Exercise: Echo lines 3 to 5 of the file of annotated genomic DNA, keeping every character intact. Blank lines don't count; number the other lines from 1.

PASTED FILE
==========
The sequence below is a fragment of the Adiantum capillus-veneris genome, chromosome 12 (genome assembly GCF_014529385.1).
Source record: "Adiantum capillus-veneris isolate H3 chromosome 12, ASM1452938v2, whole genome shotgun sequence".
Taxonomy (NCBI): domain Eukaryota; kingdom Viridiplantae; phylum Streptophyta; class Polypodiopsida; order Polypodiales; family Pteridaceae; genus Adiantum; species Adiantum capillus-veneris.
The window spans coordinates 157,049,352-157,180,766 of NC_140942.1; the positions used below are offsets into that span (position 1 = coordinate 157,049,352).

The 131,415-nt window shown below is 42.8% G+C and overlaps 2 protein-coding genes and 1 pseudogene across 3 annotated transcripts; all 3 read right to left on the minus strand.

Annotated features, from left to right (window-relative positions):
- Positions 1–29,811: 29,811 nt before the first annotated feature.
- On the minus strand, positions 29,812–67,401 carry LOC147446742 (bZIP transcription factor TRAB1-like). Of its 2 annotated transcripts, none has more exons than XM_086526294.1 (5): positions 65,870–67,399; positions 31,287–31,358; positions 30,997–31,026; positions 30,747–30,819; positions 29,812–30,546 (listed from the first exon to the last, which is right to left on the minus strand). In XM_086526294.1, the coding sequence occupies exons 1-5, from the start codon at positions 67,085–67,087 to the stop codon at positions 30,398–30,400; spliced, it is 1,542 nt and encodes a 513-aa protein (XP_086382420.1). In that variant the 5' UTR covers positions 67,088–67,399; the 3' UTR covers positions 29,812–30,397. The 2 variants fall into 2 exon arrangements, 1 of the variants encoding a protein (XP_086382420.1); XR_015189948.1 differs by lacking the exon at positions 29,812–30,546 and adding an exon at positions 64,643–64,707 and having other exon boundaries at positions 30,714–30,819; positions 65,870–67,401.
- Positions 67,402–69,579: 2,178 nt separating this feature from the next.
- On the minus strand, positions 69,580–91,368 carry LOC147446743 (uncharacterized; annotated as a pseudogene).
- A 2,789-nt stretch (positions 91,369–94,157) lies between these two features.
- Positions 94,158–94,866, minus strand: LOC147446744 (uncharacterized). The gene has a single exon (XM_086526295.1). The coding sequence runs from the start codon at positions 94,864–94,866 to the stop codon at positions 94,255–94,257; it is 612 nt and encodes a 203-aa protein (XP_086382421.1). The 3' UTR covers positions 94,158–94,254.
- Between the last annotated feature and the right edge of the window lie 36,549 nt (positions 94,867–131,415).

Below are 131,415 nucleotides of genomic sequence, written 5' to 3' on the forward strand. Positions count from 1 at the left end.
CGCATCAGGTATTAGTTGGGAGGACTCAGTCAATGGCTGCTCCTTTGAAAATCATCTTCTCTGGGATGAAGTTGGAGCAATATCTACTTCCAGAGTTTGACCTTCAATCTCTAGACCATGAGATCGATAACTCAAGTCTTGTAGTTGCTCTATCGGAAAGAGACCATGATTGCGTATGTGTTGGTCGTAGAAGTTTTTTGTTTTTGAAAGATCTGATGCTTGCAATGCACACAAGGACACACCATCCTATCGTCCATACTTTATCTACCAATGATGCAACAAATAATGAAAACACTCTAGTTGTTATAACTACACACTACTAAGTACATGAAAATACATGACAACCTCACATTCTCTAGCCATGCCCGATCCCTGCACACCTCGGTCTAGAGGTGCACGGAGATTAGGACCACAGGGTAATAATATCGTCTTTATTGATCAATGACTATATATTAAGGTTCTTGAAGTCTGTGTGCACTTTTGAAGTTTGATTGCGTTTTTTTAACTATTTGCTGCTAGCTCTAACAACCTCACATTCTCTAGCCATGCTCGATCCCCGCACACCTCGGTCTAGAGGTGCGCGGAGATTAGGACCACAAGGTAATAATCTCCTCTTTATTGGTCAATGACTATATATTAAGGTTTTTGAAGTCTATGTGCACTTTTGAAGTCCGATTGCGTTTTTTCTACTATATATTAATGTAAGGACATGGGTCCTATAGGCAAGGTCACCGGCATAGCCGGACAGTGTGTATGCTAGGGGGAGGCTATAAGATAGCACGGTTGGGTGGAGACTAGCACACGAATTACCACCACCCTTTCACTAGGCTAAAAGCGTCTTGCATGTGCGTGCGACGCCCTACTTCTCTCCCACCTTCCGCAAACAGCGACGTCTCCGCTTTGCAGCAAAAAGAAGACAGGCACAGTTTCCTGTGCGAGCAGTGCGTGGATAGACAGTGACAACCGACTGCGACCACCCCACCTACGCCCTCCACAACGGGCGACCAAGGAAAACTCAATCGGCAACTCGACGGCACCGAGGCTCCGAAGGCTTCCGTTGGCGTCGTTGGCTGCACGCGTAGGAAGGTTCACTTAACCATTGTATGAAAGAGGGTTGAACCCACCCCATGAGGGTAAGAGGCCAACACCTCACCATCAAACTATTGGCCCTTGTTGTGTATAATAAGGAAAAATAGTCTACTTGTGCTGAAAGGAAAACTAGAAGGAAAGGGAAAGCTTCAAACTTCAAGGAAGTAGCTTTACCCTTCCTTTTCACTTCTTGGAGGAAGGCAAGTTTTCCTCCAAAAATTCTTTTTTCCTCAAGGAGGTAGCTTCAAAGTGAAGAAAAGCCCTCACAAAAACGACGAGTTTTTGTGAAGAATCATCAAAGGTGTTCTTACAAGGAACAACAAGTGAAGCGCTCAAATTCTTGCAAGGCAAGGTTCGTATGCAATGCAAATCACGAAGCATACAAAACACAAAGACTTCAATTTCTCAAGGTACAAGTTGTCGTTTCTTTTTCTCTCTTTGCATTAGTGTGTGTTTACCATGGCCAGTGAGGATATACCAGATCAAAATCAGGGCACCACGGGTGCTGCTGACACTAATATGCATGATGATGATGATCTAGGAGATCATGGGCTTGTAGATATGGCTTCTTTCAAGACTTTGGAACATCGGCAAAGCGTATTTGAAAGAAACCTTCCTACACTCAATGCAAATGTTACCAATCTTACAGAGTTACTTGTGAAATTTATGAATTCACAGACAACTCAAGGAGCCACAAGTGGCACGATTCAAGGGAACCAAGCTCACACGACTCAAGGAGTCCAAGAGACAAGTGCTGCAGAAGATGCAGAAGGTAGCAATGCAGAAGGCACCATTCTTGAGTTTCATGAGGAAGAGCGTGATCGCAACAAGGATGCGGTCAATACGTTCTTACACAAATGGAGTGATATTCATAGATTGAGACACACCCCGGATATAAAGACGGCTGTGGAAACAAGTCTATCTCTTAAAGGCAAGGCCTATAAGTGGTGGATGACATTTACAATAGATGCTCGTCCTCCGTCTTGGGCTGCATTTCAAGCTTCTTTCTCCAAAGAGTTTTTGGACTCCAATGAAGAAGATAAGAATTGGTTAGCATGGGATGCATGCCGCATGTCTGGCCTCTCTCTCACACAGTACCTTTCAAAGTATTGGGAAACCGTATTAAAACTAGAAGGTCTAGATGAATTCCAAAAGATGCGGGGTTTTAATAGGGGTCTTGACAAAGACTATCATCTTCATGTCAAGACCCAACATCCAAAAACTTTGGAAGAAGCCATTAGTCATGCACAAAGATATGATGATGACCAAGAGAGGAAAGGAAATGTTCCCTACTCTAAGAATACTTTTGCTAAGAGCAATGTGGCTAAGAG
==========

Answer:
Taxonomy (NCBI): domain Eukaryota; kingdom Viridiplantae; phylum Streptophyta; class Polypodiopsida; order Polypodiales; family Pteridaceae; genus Adiantum; species Adiantum capillus-veneris.
The window spans coordinates 157,049,352-157,180,766 of NC_140942.1; the positions used below are offsets into that span (position 1 = coordinate 157,049,352).

The 131,415-nt window shown below is 42.8% G+C and overlaps 2 protein-coding genes and 1 pseudogene across 3 annotated transcripts; all 3 read right to left on the minus strand.